• Drastic changes in the sleep pattern, eating habits, energy levels etc. Oftentimes we might mistake them for being lazy, sluggish etc
  • Being unmotivated and remaining tired without doing any task
  • Lack of interest and failing terribly at studies
  • Aversion towards people and things
  • Self-injury and self-destructive behaviour is very common
  • In later stages, even suicidal thoughts are common.

Suicide is a major cause of death in the younger population. It is very high at an age group between 10 to 24 years of age.



Conduct disorder is kind of different from the above-said conditions. It is rather harmful to the child and the people around them. It involves violent or aggressive behaviour. Some of the following symptoms may be observed.

  • Frequently breaking rules and law at schools, public places, home etc.
  • Very aggressive and uncontrolled behaviour
  • Harming or hurting others
  • Running away
  • Exhibiting bullying, cruelty to humans, animals etc.,
  • Damaging things at school, home (especially other people’s), using foul language, stealing, lying etc.

They often exhibit bad behaviour, get injured frequently and have a difficult time getting along with their folks and peers.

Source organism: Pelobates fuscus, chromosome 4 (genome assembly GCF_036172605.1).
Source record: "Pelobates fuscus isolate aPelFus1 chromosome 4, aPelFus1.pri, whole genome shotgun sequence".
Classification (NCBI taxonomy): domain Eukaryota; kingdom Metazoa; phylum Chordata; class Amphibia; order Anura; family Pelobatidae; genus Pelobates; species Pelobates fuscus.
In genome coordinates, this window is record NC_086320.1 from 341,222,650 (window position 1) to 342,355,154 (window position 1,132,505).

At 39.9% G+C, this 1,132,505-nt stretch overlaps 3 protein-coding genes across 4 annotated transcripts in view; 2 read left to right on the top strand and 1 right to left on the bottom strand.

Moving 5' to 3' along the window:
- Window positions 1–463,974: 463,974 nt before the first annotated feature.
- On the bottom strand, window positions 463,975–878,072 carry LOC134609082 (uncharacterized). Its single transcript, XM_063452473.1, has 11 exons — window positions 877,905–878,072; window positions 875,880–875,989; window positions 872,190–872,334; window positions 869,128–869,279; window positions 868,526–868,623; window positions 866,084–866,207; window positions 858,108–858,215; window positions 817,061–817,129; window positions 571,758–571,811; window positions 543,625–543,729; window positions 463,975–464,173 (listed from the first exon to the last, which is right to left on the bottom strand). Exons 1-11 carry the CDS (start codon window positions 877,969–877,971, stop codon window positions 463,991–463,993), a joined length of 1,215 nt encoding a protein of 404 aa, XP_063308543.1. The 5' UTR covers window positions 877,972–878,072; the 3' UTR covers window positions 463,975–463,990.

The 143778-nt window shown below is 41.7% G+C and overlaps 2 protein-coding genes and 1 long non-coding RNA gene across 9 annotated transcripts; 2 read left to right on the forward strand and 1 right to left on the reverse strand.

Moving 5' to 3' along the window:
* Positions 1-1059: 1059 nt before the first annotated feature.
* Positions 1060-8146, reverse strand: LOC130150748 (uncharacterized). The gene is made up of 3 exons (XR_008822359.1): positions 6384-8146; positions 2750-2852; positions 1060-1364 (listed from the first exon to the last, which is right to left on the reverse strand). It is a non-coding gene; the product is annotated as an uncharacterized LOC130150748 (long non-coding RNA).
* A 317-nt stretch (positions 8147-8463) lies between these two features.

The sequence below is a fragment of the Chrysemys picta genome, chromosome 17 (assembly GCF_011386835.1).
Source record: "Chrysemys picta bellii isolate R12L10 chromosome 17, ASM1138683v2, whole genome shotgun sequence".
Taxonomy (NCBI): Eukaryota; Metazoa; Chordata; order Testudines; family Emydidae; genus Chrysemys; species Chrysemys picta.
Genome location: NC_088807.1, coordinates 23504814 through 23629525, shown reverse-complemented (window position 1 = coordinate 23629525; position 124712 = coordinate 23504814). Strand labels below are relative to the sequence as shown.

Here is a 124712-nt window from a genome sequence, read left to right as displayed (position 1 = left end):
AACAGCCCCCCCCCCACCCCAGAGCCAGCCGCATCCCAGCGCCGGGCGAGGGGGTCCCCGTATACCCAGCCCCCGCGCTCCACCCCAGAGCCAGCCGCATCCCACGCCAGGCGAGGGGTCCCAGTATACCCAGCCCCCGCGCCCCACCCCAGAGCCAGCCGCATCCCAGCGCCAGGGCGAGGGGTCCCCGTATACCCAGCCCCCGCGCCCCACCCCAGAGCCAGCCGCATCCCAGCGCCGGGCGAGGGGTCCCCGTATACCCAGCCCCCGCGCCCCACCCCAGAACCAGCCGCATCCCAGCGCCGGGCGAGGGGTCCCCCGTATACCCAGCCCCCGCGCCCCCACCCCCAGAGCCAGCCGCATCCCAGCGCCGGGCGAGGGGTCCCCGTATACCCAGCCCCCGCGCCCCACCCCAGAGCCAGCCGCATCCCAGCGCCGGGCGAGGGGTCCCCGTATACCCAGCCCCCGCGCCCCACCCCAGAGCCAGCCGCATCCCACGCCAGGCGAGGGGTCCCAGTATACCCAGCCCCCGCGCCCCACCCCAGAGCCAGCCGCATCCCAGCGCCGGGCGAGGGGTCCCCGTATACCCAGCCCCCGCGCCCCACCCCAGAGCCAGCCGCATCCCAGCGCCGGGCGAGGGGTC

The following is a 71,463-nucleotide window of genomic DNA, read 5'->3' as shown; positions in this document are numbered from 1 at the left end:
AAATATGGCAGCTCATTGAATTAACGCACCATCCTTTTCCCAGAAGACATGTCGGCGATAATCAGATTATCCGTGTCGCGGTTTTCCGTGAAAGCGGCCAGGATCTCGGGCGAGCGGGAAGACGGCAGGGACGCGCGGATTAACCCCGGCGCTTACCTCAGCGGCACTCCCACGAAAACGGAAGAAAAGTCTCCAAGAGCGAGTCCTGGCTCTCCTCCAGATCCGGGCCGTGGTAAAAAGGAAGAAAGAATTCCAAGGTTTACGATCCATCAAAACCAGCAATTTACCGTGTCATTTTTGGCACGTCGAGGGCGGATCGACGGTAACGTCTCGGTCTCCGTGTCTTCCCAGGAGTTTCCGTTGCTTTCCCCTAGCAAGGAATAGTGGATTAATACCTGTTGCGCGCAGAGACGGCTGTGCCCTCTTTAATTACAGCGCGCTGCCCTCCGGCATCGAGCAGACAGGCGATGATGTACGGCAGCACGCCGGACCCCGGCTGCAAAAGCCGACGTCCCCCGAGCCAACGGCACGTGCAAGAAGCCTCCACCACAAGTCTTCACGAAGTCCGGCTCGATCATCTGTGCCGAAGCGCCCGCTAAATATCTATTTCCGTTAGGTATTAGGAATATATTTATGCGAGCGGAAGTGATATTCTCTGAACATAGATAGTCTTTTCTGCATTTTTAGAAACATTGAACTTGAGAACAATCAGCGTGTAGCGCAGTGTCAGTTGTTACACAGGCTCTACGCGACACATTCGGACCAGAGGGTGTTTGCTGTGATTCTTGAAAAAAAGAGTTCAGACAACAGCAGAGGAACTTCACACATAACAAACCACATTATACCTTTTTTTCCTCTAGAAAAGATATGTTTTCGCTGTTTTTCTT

It is often common between the age groups of 7 and 12. This behaviour is often exhibited towards the people they know well like their parents, caretakers, peers etc. This often aggravates when the kid is hungry or tired

Some of the following maybe exibited,

  • Always acting odd
  • Never complying with what elders say
  • Always arguing and losing temper
  • Often annoying others or letting themselves be annoyed.
  • Questioning rules, tantrum throws
  • Mean, hateful talk and spiteful behaviour.


Positive reinforcement and behaviour therapies are very helpful in managing ODD. Parent management therapy, cognitive behavioural therapy, family psychotherapy can go a long way in managing ODD. This helps in improving the attitude of the child towards elders, give a better perspective for the parents to manage children. It also greatly improves the co-operation of the child.


Many of us would be pretty familiar with ADHD. It is a common neurodevelopmental disorder. It cannot be completely cured but can be managed well. Some of the common presentations of ADHD include,

  • As the name indicates these kids may be hyperactive or have difficulty paying attention
  • They may be fidgeting constantly, take unnecessary risks
  • They just dive into an activity without thinking of the consequences
  • Talking too much, difficulty getting along with people
  • Daydreaming is very common, they tend to be very forgetful.


Some of the common causes include,

  • Premature delivery or low birth weight
  • Injury to the brain